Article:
This is a continuing series on Women in Astronomy. Today, we meet Vera Rubin.
Vera Rubin was born in 1928 and graduated from Vassar College. Much of her career was filled with battling existing stereotypes of women scientists. She was denied admission to astronomy graduate school at Harvard, because she was a woman.
Vera applied to Cornell and received her Master's degree in 1951 under the direction of Richard Feynman and Hans Bethe, both Nobel laureates in physics.
She received a PHD in 1954, working for George Gamow. She studied galaxy formation and properties. She theorized that galaxies were not evenly distributed throughout the Universe, but formed in clumps. This theory was not taken seriously for 20 years, but is now the commonly accepted structure for the Universe.
In 1962, Vera was the first woman given research access to the Palomar Observatory.
In the 1960s, Vera Rubin studied the rotational rate of the Andromeda Galaxy. In 1970, she presented data indicating that, based on the mass, its rotation should tear it apart.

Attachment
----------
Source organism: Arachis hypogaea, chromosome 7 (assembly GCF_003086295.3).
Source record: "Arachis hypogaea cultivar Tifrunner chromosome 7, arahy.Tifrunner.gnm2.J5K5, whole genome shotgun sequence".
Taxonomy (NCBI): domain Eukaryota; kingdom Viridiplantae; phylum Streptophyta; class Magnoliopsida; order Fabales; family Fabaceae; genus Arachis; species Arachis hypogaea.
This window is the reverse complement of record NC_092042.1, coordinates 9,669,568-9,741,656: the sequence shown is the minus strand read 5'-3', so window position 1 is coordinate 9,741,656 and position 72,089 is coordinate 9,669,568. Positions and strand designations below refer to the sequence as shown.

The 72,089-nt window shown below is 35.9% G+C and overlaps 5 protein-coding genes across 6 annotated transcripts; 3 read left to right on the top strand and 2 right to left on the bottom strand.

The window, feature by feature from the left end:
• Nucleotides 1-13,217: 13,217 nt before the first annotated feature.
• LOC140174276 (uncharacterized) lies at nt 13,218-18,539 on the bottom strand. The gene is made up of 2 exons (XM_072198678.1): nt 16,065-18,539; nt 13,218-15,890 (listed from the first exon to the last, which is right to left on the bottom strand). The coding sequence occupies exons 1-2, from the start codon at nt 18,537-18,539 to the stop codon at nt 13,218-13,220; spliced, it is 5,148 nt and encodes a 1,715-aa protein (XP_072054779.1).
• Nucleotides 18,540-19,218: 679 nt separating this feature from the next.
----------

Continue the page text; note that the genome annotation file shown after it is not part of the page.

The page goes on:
Additional work in the 1970s corroborated this evidence for other galaxies. Rubin theorized that there was additional unseen mass in the galaxies that held them together. This is now known as Dark Matter and is still one of the key mysteries in astrophysics.
Vera Rubin has received numerous awards and in 1996, received the Gold Medal Award from the Royal Astronomical Society. She was the first woman to receive the award since Caroline Herschel in 1828.
The third woman to receive the Gold Medal was Margaret Burbidge in 2005 and will be the topic of our next Women in Astronomy feature.
Vera Rubin is retired, but continues to be a force for recognition of women in science.